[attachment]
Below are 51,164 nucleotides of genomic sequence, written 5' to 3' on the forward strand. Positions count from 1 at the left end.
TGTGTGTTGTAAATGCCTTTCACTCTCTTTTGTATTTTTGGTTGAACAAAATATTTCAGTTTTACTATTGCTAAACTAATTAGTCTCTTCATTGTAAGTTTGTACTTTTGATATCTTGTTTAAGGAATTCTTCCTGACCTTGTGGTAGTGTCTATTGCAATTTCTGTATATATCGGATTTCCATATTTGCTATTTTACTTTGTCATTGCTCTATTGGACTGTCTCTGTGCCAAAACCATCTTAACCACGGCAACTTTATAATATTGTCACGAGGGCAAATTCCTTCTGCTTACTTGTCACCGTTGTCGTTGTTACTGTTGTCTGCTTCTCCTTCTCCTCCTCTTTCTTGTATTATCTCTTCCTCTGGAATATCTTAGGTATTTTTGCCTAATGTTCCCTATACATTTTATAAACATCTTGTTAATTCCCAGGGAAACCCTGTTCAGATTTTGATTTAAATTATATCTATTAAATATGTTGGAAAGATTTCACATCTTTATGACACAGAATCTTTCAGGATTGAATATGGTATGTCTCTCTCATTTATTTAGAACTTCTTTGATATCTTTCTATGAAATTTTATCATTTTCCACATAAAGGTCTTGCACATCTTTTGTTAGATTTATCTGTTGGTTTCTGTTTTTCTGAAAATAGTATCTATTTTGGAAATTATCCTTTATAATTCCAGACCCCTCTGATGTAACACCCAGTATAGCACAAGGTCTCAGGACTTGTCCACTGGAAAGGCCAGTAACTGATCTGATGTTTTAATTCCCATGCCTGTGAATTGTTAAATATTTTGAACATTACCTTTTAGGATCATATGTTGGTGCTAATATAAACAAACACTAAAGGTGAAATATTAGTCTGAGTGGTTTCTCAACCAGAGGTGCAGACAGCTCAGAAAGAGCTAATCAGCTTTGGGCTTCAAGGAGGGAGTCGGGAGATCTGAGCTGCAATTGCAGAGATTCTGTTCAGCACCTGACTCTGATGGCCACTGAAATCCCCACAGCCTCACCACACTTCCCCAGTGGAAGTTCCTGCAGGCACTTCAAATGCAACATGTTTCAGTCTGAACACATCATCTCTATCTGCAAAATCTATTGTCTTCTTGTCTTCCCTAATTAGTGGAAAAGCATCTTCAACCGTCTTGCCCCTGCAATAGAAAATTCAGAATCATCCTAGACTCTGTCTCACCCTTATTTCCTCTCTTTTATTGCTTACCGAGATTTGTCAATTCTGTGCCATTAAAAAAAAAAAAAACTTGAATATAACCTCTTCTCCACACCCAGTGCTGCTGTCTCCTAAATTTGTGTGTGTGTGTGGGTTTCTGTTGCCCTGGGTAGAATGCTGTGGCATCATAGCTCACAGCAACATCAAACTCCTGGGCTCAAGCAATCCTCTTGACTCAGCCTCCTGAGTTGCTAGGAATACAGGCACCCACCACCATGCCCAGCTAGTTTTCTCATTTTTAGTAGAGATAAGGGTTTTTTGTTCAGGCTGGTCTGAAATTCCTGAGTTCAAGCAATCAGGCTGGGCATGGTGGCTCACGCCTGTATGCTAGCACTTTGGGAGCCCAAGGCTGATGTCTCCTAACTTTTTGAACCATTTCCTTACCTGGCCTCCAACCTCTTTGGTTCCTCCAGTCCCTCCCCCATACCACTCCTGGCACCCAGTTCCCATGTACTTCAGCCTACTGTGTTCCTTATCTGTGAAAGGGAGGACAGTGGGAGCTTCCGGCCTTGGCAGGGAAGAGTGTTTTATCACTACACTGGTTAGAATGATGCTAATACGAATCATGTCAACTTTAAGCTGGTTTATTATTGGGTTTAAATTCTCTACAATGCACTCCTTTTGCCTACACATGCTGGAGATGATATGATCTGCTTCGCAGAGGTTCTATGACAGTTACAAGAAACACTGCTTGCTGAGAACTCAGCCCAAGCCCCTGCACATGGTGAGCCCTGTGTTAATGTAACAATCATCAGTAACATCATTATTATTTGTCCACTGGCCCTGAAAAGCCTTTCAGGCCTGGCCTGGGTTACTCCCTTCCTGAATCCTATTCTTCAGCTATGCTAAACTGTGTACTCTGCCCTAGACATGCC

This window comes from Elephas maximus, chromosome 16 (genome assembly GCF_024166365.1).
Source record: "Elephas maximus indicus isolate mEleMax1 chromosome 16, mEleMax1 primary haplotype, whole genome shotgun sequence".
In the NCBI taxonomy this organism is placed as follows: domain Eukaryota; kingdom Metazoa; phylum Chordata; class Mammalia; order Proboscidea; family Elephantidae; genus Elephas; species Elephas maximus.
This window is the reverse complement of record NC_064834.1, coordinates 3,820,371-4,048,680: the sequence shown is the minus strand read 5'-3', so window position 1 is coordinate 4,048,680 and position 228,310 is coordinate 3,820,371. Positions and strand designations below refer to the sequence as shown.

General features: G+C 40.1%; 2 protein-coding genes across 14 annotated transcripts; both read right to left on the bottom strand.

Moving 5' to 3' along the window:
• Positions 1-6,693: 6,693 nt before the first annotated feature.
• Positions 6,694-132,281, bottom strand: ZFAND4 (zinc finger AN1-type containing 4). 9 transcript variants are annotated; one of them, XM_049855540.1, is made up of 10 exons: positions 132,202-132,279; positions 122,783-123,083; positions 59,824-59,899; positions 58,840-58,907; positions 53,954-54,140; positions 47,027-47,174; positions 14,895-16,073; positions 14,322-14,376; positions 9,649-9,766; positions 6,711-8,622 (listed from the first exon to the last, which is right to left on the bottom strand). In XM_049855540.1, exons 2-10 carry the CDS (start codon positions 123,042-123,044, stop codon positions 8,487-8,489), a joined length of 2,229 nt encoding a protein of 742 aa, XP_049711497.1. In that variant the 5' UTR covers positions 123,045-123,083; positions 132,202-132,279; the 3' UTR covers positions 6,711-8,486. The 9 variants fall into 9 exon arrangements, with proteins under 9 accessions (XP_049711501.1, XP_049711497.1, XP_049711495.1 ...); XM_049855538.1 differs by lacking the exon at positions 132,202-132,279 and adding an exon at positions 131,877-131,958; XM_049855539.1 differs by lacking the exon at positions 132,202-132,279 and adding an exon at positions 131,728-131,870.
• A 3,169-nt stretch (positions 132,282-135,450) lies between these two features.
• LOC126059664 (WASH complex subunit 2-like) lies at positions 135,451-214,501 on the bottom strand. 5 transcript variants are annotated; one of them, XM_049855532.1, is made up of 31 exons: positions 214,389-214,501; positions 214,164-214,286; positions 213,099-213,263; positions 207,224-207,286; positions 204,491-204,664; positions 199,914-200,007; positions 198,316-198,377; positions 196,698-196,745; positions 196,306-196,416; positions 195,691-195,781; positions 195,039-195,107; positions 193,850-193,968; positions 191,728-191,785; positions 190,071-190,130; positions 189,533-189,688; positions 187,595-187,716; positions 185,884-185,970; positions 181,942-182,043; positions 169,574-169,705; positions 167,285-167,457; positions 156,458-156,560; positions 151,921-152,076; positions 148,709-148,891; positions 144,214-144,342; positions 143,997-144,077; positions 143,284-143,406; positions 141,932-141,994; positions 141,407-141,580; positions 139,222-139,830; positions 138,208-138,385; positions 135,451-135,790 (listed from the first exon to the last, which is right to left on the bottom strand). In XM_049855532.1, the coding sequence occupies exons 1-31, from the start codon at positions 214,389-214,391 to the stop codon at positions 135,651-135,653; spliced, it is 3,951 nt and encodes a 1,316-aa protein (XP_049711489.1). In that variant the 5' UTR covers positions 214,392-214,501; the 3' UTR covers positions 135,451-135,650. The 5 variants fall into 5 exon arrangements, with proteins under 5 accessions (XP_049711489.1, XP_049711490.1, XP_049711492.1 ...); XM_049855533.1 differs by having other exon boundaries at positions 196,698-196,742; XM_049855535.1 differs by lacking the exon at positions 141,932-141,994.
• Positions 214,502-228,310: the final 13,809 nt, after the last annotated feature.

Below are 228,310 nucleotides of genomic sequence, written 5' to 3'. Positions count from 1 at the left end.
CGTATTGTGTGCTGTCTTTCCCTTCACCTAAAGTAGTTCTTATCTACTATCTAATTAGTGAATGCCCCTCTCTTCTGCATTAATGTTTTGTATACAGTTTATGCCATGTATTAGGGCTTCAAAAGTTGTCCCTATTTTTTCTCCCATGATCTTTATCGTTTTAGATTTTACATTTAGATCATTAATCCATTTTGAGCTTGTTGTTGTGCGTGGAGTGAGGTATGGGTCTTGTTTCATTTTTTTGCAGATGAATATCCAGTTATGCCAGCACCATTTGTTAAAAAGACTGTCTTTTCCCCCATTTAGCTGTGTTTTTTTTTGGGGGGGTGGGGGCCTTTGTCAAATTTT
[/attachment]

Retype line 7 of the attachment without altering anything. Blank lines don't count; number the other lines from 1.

General features: G+C 40.1%; 2 protein-coding genes across 14 annotated transcripts; both read right to left on the bottom strand.